US$ 441 million in 2011, representing 8.18 percent of total merchandise imports, increasing by 12.4 percent in
2010 in comparison with a negative annual growth of 10.9 percent in 2009; in the same year the value of exports
was just about US$42 million, or 2.15 percent of the total with annual growth of 20.4 percent in 2010 compared to
modest 1.8 percent in 2009. Beverages account for the highest share of imported products (22 percent, ranking in
world imports 78), vegetables oils (15 percent, ranked 110), cereals and flour (14 percent, ranked 110), and starch,
sugar and confectionery (9 percent, ranked 113). Meat accounts for 66 percent of all exports (ranking 76 globally).
However, the value is very low at US$ 27.5 million in 2011. Processed vegetables and fruits account for nine
percent of total food and beverage exports (ranked 110), and dairy products account for seven percent (ranked
105).12

Compared to imports, food and beverage exports were concentrated among a few partners: Four major partners
accounted for 94 percent of exports in 2011 compared to 14 major partners for imports.

Top destinations for food and beverage products: Italy (62 percent), Serbia (18 percent), Greece (11 percent), Spain
(three percent) in 2011

Top origins for food and beverage products: Italy (19 percent), Greece (12 percent), Turkey (nine percent), Austria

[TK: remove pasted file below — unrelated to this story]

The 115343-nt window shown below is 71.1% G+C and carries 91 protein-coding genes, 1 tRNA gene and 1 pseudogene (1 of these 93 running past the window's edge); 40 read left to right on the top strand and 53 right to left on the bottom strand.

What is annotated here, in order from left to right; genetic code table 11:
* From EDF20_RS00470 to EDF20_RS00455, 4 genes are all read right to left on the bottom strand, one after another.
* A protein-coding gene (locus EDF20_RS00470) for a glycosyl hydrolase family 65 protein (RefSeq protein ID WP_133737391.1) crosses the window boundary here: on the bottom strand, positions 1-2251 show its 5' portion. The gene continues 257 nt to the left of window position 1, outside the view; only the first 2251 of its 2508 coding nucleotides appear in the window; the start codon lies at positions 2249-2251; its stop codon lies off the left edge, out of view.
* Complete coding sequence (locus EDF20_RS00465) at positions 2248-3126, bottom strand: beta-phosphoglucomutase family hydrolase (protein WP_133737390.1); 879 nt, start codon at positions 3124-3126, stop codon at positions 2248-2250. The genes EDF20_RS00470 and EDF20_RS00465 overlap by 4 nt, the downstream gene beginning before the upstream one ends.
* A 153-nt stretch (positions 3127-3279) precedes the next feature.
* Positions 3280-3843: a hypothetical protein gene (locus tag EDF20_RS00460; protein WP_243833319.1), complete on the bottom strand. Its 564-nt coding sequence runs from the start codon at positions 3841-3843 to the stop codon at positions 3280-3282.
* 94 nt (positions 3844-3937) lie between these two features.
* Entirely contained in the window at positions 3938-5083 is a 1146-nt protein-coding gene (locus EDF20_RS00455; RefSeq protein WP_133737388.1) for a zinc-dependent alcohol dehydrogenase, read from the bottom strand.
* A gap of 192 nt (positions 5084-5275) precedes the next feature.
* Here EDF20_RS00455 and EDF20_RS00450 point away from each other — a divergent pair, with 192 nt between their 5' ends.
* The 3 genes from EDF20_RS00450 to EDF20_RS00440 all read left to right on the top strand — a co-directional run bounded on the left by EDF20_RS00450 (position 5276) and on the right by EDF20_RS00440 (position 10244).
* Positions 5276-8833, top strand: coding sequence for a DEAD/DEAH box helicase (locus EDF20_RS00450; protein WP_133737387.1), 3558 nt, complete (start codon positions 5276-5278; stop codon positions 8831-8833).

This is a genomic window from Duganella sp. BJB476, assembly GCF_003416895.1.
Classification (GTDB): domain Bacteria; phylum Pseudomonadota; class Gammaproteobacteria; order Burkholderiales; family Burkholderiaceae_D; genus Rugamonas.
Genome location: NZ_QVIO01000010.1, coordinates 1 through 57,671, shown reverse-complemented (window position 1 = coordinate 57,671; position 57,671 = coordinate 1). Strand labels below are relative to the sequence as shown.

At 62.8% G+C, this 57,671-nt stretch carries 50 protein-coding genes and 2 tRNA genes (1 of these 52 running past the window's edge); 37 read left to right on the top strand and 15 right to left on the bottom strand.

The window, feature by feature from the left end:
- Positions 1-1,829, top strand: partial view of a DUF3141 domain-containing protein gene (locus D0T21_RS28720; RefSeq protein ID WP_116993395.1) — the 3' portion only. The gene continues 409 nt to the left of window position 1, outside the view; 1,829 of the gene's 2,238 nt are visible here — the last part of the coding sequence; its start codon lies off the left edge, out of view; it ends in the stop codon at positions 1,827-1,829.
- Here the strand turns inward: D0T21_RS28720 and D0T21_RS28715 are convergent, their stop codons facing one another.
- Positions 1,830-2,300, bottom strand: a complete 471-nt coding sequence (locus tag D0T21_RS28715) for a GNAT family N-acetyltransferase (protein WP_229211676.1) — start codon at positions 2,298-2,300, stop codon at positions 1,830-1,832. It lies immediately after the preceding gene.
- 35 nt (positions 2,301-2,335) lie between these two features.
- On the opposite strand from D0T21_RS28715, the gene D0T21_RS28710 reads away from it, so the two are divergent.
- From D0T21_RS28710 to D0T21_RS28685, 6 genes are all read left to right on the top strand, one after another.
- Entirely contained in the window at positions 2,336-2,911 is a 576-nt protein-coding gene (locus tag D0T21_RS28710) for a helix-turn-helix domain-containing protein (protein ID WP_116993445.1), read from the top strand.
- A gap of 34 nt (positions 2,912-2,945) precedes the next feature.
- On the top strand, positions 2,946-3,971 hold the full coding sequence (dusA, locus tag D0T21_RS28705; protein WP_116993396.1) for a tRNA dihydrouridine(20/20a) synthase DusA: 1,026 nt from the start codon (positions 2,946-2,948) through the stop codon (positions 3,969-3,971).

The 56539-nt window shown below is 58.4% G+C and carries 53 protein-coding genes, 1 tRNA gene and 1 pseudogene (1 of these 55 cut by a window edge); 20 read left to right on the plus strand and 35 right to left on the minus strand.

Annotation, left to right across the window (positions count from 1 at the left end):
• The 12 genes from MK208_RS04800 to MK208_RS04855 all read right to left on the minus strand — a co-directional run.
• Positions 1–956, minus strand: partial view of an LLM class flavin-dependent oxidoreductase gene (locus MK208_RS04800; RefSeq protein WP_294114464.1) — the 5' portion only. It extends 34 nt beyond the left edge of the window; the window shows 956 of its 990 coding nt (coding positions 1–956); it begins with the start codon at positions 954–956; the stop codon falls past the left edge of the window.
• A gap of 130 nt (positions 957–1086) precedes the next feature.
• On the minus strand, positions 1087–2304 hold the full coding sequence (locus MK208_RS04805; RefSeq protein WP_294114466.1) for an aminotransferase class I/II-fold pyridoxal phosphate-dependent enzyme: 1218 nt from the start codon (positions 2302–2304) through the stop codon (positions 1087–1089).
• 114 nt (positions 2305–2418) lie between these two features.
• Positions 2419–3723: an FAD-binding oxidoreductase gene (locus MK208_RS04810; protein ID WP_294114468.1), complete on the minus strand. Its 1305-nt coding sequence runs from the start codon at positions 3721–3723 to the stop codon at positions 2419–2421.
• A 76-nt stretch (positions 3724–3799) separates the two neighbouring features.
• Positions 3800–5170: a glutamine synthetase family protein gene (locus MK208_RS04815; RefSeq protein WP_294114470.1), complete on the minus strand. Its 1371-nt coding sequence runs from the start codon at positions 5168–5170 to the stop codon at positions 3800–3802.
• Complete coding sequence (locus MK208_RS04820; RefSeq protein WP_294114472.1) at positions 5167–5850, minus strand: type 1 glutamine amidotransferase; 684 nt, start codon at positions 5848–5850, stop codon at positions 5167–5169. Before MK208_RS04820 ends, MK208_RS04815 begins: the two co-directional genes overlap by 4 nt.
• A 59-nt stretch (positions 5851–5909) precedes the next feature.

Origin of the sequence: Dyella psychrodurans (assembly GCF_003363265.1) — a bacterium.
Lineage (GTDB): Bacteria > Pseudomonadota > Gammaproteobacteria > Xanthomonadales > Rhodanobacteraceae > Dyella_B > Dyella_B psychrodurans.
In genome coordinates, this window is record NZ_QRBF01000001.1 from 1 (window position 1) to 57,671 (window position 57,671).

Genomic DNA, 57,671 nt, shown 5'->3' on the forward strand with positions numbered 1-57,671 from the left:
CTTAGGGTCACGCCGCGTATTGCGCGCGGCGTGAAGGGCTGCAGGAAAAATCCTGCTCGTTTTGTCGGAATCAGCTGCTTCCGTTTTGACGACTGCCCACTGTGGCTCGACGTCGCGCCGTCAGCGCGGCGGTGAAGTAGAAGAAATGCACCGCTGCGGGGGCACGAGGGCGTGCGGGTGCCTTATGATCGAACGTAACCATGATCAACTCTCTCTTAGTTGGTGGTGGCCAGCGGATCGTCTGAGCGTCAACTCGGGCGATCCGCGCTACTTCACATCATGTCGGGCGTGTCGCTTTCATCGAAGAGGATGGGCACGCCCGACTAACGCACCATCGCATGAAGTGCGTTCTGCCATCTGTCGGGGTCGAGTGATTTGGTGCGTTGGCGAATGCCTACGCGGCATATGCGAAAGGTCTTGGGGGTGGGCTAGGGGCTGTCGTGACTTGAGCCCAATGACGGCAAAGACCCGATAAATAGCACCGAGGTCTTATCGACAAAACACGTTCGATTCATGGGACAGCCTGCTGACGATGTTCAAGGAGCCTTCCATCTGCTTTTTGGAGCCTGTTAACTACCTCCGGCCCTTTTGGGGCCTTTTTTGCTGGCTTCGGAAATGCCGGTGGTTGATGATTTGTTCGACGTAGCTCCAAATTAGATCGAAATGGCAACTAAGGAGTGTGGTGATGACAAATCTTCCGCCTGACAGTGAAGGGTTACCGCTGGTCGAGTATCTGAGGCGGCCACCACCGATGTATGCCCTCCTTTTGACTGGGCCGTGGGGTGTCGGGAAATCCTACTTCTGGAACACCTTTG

(six percent) and Serbia (six percent) in 2011.




 11 Source: UN Comtrade briefs
 12 ITC (UNCDAT/WTO)


                                                             7
Chart 4. Food and beverages and agricultural trade performance over time




                         Source: ITC (UNCTAD/WTO): Trade Map online, accessed in October 2012




       Chart 5. Share of product groups in total exports and imports of food and beverages in 2011

                         Source: ITC (UNCTAD/WTO): Trade Map online, accessed in October 2012




                                                        8
Chart 6. Evolution of the Top 5 Destinations of Exported F&B Products by Albania over time




       Source: ITC (UNCTAD/WTO). Data is based on the selected products’ groups. Trade Map online, accessed in October 2012


Chart 7. Growth of National Supply and International Demand for Exports of F&B products by Albania in
2011




       Source: ITC (UNCTAD/WTO). Data is based on the selected products’ groups. Trade Map online, accessed in October 2012




                                                                  9
Foreign direct investments
Strategies, regulations and ranking: The investment climate in Albania is liberal and welcomes foreign investors
to the market. The Government encourages foreign investment through comprehensive structural reforms to
both improve the relevant legislation in a variety of sectors and lower fiscal burdens for companies through an
ongoing effort to privatize public enterprises, to simplify the tax structure and reduce taxes. Despite progress